HeritageGateway - Home
Site Map
Text size: A A A
You are here: Home > > > > Worcestershire and Worcester City HER Result
Worcestershire and Worcester City HERPrintable version | About Worcestershire and Worcester City HER

If you have any queries regarding this record please contact us at HERecord@Worcestershire.gov.uk for County records (WSM) and archaeology@worcester.gov.uk for City records (WCM)

Name:Hartlebury Palace, Hartlebury
HER Reference:WSM00001
Type of record:Building
Grid Reference:SO 836 712
Map Sheet:SO87SW
Parish:Hartlebury, Wychavon, Worcestershire

Monument Types

  • MANOR HOUSE (MEDIEVAL - 1066 AD to 1539 AD)
  • MOAT (MEDIEVAL - 1066 AD to 1539 AD)

Associated Events

  • Watching Brief in 2005, Hartlebury Castle, Hartlebury (Ref: WSM34417)
  • Earthwork Survey, 2006, Hartlebury Castle (Ref: WSM35953)
  • Dendrochronological Analysis in 2008, Hartlebury Castle, Hartlebury (Ref: WSM42243)
  • Historic Building Assessment in 2014, Hartlebury Castle, Worcestershire (Ref: WSM55837)

Protected Status

  • Listed Building
  • Historic Environment Flood Risk Assessment (NHPP)

Full description

Around AD850 land is Hartlebury was given to Bishop of Worcester by Burghred, King of Mercia. By 1237 a Manor House was in existence which included a chapel, study, kitchens and Great Hall. Between 1255-63 Bishop Walter Cantilupe began to fortify the building, probably adding a moat. In 1268 a licence to crenellate was given to Bishop Gifford. The northwest bastion of the curtain wall is all that remains of this work. Around 1450 Bishop Carpenter built the Gatehouse and drawbridge on the east side of moat and may have rebuilt the Great Hall. Most of surviving fabric of the building dates to this period. From the late 16th century onwards Hartlebury became the pronciple residence of the Bishops of Worcester. During the Civil War is was garrisoned for the King but the garrison surrendered, after a two day siege, to Colonel Thomas Morgan who slighted the building. The manor and remains of the Castle were purchases in the next year (1647) by Thomas Westrowe for £3,133.6s 8d and what was left ofthe building was used to house Royalist prisoners. In 1675 Bishop Fleetwood began to rebuild the castle in the style of a gentleman's country seat. From then on successive Bishops improved and embellished the building. In 1846 Hartlebury became the sole palace of the See of Worcester and little happened to the building apart fromthe conversion of the stable block to a college for clergy in 1905. In 1964 the north wing of the castle was taken over for adaptation into a museum by (the then) Hereford and Worcestershire Council. The museum was opened in 1966. [1] [11]

Other sources. [2] [3] [4] [5] [8] [9][13]

Site of National Significance - considered for scheduling by English Heritage. [6]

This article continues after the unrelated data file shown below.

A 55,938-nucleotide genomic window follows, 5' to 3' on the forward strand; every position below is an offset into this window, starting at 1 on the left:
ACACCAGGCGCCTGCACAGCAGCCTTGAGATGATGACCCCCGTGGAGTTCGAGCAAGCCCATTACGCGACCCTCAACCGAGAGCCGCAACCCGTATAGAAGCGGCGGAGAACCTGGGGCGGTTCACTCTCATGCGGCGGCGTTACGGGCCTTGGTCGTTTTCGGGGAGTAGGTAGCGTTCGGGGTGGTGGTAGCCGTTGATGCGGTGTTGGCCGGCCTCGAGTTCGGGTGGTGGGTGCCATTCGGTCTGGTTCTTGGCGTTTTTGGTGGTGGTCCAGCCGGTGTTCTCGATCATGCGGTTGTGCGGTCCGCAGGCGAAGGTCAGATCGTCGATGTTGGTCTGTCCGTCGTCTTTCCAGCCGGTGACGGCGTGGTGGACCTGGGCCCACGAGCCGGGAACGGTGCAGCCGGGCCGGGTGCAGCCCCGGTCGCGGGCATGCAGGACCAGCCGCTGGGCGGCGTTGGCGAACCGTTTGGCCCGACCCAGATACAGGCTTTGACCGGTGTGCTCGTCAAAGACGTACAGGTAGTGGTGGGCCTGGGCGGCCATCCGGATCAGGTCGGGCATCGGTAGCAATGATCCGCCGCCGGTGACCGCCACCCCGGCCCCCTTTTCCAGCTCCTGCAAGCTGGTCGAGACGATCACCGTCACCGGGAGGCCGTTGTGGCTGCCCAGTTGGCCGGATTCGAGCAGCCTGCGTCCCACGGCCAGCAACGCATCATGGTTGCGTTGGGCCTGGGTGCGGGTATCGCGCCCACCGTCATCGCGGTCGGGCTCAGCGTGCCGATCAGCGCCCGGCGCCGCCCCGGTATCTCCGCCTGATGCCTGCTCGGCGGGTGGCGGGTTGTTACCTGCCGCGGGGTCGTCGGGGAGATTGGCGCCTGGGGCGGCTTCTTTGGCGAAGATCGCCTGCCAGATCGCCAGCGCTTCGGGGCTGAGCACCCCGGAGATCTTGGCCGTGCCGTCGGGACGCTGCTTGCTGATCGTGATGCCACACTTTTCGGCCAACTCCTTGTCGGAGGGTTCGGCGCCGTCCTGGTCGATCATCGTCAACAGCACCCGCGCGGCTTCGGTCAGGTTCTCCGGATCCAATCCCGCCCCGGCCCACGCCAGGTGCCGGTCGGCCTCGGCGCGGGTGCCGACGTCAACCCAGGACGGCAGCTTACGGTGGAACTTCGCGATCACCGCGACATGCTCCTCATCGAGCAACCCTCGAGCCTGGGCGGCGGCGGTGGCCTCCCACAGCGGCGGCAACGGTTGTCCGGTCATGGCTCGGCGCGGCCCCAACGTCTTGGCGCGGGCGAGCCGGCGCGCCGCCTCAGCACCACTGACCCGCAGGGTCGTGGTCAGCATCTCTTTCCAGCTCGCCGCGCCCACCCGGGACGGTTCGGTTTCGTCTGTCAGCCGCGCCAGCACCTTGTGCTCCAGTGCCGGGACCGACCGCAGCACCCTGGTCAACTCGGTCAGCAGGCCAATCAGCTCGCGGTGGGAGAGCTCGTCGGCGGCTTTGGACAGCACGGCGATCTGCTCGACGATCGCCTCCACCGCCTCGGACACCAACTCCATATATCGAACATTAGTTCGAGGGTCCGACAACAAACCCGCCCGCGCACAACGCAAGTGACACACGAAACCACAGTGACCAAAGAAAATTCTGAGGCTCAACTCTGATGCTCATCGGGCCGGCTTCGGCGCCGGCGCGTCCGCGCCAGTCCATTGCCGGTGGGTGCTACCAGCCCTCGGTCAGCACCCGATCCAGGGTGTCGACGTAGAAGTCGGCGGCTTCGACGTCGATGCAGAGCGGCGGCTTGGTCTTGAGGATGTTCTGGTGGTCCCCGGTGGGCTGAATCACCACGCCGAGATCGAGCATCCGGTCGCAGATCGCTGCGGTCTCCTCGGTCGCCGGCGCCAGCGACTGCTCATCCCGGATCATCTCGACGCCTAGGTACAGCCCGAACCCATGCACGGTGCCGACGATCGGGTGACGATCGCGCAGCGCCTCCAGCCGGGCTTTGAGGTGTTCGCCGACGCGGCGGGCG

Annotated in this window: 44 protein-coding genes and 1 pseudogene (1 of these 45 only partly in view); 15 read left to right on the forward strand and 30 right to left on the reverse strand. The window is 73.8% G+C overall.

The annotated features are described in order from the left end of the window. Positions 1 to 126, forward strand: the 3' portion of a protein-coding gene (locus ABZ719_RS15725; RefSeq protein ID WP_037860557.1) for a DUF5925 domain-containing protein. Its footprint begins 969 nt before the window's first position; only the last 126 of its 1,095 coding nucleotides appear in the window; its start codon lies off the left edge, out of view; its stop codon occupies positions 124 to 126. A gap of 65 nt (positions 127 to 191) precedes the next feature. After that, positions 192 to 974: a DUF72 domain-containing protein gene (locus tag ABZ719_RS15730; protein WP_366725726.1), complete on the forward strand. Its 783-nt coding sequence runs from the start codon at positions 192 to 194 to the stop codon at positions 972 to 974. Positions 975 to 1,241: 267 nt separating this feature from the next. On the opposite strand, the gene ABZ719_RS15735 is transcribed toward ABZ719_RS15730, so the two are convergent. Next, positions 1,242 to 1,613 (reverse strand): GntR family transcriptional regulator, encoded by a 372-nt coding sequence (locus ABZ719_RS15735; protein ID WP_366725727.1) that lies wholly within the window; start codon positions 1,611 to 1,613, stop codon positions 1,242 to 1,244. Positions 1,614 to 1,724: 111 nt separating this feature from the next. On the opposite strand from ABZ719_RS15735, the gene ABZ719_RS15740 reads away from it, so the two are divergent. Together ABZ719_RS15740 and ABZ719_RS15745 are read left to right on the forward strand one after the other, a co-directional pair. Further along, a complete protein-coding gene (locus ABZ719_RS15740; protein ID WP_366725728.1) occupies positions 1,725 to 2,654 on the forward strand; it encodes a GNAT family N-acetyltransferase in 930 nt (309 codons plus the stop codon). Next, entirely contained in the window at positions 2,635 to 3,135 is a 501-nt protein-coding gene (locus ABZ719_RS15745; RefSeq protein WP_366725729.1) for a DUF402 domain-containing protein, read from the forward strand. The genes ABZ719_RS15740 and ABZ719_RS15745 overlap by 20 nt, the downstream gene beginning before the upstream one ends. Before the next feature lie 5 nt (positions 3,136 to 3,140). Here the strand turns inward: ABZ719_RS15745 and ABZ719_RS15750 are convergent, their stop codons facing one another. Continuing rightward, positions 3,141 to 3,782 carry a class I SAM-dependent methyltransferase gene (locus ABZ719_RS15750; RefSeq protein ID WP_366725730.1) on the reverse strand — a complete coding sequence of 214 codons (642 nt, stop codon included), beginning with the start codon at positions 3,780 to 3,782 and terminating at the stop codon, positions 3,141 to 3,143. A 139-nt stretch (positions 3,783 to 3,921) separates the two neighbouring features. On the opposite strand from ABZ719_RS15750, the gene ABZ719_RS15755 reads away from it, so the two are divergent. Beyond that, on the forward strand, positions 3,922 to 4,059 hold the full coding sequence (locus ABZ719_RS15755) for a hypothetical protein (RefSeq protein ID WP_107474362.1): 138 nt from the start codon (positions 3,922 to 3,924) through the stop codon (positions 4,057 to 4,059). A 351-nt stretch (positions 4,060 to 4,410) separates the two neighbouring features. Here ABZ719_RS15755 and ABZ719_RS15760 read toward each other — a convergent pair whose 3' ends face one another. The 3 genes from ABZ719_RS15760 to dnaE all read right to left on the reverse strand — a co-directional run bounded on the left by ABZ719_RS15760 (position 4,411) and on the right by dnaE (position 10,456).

15th with late 17th century and mid-to late 18th century extensions and 1960s remodelling. 18th century work by Henry Keene and James Smith of Shifnal. Sandstone ashlar and brick, hipped slate roof to front, tile roof to rear. U-plan, main block aligned north/south, containing 15th century hall to north end and 18th century saloon (within 15th century walls); to rear (west) of hall a former long gallery (divided up as private rooms in 1960s) with 18th century library above; south range has 15th century chapel projecting forwards (east) with Bishop's study behind; between this range and saloon is the entrance hall with staircase behind, above entrance hall is the Prince Regent's Bedroom; north range of late 17th century was the kitchen wing, now Hereford and Worcester County Museum. East front: symmetrical central block of one storey with crenellated parapet, central porch and six windows: glazing bar sashes under 2-centred heads with Gothick glazing, installed c1760 - 1770; porch: c1680 semi-circular pediment flanked by ball finials, the pediment bearing Bishop Fleetwood's (1675 - 1683) arms; lugged architrave to panelled door; on roof is an octagonal cupola with open sides in Chinoiserie Gothick style, to front of pedestal a wind direction indicator connected to the weather vane. The central block is flanked by two wings which break forward of two storeys with attics lit by three hipped dormers, and four windows in slight breaks forward (the wall is of c1680, the sashes c1760 - 1770): 20-pane sashes to first floor, ground floor windows as central block, but of less height; beyond these two wings there is the chapel projecting to the left, and balancing wing to the right, chapel: diagonal buttresses, three stepped lancets (the central one larger) in a recessed panel with 4-centred head (of c1750); four 2-centred headed windows with Y-tracery face into the courtyard; the balancing wing has two windows, that to left a 20-pane sash, to the right.2-light casements of mid-20th century, ground floor: two windows similar to central block. Interior: hall: retains C15 five-bay roof of arch braced collar trusses, with ceiling inserted just above collar; the wall posts rest on corbels; fireplace in centre of west wall has bolection moulded surround and overmantel of late 17th century; geometrical staircase at north end with cast iron handrail (late 18th century) leads up to an entrance to kitchen range; the entrance at the south end from the porch is set in a tall recess with 4-centred head and moulded jambs and arch, reflected by a similar feature in west wall over opposed doors. Saloon: decorated c1760 with Rococo style papier-maché to walls and ceiling; ceiling panels represent music scores and wind instruments; to each wall two large panels framing spaces for portraits. Entrance hall: overmantel with landscape by Zuccarelli (originally in Saloon whence it had come from Bishop Hurd's (1781 - 1808) London House). Chapel: by Henry Keene c1750, plaster fan vault, panelling to walls, stalls, reredos and Bishop's pew in Gothick style; east window: late 19th century glass, remnants of 18th century glazing by J Rowell in heads of windows. Bishop's study: has late 17th century bolection moulded panelling. Prince Regent's Bedroom: very plain room with pelmets of c1807 to match the bed hangings, and similar pelmet in adjoining dressing room. Library: 1782 by James Smith of Shifnal, executed by Joseph Bromfield of Shrewsbury, tripartite plan, with bow window to middle of west wall, divisions marked by Ionic columns, outer compartments each have three bays of bookcases; main part has coved ceiling with small central saucer dome, two bookcases flank central fireplace on east wall, each with scrolled pediment; columns marbled and bookcases grained. There is a moat around the house, the east side of which has been filled in, and is still with water to the west. There has been a Bishop's Palace on this site since at least the mid-C13. One of the most significant of the early works of the Gothick Revival (predates Strawberry Hill); partly inspired from Batty Langley's pattern books eg the screen between the Chapel and the ante-Chapel. (VCH 3, p 382-3; BoE pp 190-191; E H Pearce, 1926, Hartlebury Castle, with [some notes on Bishops who lived in it and on others who lived elsewhere, London; CL 7 Feb 1931; CL 16 & 23 Sept 1971; Colvin, 1978, A Biographical Dictionary of British Architects 1600 - 1840, London, pp 142, 483, 509, 758-9; Dr Timothy Mowl: Journal of Garden History Vol III, no 2, pp 134-143 "The Case for the Enville Museum"). [9][12]